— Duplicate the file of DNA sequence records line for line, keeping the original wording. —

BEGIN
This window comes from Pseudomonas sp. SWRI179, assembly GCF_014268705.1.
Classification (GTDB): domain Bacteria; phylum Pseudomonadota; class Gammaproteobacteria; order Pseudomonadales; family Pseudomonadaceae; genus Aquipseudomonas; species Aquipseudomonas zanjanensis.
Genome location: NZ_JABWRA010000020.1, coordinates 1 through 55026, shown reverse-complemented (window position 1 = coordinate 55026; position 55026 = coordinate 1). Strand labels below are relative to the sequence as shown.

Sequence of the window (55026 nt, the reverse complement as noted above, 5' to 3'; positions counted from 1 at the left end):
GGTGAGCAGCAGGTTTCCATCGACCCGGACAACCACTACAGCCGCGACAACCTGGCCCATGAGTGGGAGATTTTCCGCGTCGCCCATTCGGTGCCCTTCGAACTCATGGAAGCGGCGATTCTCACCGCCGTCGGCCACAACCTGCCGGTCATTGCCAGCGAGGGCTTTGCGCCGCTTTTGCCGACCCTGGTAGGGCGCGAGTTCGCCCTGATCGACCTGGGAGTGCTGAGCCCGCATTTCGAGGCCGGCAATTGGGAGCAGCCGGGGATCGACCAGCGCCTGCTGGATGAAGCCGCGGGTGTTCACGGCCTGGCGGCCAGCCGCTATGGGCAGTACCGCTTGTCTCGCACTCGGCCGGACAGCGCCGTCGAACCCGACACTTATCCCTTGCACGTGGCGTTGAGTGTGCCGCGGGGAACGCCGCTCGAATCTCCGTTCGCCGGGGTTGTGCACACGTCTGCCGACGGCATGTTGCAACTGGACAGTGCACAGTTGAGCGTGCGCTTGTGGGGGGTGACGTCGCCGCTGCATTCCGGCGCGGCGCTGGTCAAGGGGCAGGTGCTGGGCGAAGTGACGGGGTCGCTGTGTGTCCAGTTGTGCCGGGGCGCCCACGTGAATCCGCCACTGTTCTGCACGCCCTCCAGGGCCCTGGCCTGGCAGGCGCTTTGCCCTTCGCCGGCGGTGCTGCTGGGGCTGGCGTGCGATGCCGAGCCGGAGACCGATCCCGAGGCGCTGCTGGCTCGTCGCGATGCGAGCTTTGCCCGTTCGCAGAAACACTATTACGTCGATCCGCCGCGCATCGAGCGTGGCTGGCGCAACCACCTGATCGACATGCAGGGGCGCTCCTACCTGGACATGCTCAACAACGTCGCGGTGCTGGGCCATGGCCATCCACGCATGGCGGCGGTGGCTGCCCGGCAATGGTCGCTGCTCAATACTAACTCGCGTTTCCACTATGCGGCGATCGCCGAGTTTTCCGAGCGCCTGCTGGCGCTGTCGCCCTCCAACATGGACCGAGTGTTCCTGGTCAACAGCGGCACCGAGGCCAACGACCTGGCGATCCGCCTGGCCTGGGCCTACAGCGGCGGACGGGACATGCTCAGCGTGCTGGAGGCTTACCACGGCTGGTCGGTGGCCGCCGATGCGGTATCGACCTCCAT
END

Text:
This window comes from Pseudomonas sp. SWRI179, assembly GCF_014268705.1.
Classification (GTDB): domain Bacteria; phylum Pseudomonadota; class Gammaproteobacteria; order Pseudomonadales; family Pseudomonadaceae; genus Aquipseudomonas; species Aquipseudomonas zanjanensis.
Genome location: NZ_JABWRA010000020.1, coordinates 1 through 55026, shown reverse-complemented (window position 1 = coordinate 55026; position 55026 = coordinate 1). Strand labels below are relative to the sequence as shown.

Sequence of the window (55026 nt, the reverse complement as noted above, 5' to 3'; positions counted from 1 at the left end):
GGTGAGCAGCAGGTTTCCATCGACCCGGACAACCACTACAGCCGCGACAACCTGGCCCATGAGTGGGAGATTTTCCGCGTCGCCCATTCGGTGCCCTTCGAACTCATGGAAGCGGCGATTCTCACCGCCGTCGGCCACAACCTGCCGGTCATTGCCAGCGAGGGCTTTGCGCCGCTTTTGCCGACCCTGGTAGGGCGCGAGTTCGCCCTGATCGACCTGGGAGTGCTGAGCCCGCATTTCGAGGCCGGCAATTGGGAGCAGCCGGGGATCGACCAGCGCCTGCTGGATGAAGCCGCGGGTGTTCACGGCCTGGCGGCCAGCCGCTATGGGCAGTACCGCTTGTCTCGCACTCGGCCGGACAGCGCCGTCGAACCCGACACTTATCCCTTGCACGTGGCGTTGAGTGTGCCGCGGGGAACGCCGCTCGAATCTCCGTTCGCCGGGGTTGTGCACACGTCTGCCGACGGCATGTTGCAACTGGACAGTGCACAGTTGAGCGTGCGCTTGTGGGGGGTGACGTCGCCGCTGCATTCCGGCGCGGCGCTGGTCAAGGGGCAGGTGCTGGGCGAAGTGACGGGGTCGCTGTGTGTCCAGTTGTGCCGGGGCGCCCACGTGAATCCGCCACTGTTCTGCACGCCCTCCAGGGCCCTGGCCTGGCAGGCGCTTTGCCCTTCGCCGGCGGTGCTGCTGGGGCTGGCGTGCGATGCCGAGCCGGAGACCGATCCCGAGGCGCTGCTGGCTCGTCGCGATGCGAGCTTTGCCCGTTCGCAGAAACACTATTACGTCGATCCGCCGCGCATCGAGCGTGGCTGGCGCAACCACCTGATCGACATGCAGGGGCGCTCCTACCTGGACATGCTCAACAACGTCGCGGTGCTGGGCCATGGCCATCCACGCATGGCGGCGGTGGCTGCCCGGCAATGGTCGCTGCTCAATACTAACTCGCGTTTCCACTATGCGGCGATCGCCGAGTTTTCCGAGCGCCTGCTGGCGCTGTCGCCCTCCAACATGGACCGAGTGTTCCTGGTCAACAGCGGCACCGAGGCCAACGACCTGGCGATCCGCCTGGCCTGGGCCTACAGCGGCGGACGGGACATGCTCAGCGTGCTGGAGGCTTACCACGGCTGGTCGGTGGCCGCCGATGCGGTATCGACCTCCAT